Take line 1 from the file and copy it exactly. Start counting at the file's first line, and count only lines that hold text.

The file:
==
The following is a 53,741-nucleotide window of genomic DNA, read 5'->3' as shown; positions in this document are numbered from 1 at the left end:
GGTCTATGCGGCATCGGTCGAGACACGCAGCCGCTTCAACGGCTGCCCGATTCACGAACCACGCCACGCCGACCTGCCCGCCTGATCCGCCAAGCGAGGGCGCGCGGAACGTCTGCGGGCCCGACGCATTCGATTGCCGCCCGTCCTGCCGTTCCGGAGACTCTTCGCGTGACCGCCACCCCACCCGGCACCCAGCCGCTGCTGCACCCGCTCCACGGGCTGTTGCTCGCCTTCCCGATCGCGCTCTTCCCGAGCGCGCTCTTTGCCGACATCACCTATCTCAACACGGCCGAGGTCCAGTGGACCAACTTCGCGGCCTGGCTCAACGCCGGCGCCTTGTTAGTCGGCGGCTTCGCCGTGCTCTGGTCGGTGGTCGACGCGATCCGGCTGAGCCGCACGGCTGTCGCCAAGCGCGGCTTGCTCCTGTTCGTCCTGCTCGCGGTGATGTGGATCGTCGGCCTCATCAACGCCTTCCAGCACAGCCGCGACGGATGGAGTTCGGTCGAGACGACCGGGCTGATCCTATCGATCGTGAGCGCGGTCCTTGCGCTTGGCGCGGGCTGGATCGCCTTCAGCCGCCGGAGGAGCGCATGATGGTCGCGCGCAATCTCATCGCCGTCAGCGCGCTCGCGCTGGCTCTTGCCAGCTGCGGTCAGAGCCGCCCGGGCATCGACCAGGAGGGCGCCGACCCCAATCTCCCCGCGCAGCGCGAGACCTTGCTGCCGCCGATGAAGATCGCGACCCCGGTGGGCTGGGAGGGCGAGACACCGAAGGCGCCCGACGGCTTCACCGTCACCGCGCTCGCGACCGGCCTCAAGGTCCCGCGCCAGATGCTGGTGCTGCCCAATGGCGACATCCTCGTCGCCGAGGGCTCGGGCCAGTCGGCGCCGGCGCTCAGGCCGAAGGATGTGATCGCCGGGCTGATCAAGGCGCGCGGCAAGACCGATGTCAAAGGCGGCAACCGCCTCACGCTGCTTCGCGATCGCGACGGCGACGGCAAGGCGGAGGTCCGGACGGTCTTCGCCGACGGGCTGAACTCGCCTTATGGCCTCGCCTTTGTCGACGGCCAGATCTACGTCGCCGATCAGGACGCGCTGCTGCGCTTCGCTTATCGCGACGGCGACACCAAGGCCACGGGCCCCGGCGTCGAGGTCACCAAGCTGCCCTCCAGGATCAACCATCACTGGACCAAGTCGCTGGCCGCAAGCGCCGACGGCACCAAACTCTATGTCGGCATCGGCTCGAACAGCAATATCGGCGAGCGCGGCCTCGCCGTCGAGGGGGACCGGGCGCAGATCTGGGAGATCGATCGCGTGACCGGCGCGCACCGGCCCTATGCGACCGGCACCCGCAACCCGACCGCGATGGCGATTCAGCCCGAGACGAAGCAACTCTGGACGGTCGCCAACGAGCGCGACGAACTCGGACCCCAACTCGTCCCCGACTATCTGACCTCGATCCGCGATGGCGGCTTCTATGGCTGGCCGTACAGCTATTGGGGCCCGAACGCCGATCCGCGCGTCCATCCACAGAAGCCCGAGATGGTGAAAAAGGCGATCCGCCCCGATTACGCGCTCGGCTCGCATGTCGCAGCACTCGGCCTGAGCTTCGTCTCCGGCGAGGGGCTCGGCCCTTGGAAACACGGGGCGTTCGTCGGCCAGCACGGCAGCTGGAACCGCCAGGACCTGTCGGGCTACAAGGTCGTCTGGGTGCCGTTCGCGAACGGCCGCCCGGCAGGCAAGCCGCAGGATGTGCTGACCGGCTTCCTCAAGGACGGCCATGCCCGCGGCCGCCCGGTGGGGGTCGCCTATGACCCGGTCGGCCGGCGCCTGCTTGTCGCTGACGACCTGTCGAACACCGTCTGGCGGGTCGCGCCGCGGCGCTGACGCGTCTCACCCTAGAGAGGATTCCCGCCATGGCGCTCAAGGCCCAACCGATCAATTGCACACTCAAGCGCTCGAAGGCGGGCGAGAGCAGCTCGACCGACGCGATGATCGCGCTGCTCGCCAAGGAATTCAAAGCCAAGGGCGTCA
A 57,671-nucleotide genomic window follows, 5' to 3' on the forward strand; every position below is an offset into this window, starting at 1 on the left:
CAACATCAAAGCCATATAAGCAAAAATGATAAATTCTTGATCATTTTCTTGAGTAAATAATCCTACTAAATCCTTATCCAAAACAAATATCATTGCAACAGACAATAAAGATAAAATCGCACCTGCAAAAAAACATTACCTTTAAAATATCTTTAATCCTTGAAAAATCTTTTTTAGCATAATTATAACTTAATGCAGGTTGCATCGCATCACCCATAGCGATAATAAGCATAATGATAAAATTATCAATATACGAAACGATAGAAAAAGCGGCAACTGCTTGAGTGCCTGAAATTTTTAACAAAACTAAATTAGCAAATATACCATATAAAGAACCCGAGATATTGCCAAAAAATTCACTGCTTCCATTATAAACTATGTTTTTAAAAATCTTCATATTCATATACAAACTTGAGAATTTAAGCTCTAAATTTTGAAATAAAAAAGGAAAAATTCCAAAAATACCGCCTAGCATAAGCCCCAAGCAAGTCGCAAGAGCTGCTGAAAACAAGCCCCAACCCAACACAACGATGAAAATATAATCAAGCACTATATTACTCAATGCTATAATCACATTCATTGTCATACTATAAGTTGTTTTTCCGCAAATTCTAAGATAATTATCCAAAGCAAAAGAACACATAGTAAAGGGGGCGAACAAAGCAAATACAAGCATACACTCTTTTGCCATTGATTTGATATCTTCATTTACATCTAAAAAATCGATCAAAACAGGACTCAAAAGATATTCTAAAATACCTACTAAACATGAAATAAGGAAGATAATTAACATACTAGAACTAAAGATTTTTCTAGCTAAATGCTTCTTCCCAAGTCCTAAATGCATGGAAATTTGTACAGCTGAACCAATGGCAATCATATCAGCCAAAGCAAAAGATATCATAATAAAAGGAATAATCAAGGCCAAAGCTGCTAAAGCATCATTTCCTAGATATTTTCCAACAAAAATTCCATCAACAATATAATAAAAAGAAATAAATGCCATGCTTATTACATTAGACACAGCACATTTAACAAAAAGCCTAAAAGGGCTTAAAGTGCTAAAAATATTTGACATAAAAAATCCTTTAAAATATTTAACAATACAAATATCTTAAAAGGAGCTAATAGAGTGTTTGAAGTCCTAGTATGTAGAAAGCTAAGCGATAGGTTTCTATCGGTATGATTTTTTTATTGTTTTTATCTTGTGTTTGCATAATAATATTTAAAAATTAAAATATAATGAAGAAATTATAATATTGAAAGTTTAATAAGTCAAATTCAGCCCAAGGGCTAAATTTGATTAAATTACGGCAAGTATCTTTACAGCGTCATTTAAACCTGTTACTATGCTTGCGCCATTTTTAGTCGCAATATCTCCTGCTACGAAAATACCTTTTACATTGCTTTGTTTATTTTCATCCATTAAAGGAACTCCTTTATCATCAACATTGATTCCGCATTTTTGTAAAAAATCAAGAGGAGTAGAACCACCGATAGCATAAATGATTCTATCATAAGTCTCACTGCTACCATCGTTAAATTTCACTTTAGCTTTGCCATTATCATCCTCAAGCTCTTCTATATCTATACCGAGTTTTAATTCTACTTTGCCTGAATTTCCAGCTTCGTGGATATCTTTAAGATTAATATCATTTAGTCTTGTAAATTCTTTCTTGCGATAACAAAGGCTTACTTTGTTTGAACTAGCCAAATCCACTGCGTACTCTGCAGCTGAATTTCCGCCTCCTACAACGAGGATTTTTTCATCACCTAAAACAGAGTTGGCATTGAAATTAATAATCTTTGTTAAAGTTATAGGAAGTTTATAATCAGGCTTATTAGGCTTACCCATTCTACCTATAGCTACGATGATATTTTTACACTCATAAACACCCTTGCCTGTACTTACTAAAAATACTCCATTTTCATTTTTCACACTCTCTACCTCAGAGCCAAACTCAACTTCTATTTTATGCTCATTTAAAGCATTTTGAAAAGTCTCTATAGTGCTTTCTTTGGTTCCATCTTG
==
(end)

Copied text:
The following is a 53,741-nucleotide window of genomic DNA, read 5'->3' as shown; positions in this document are numbered from 1 at the left end: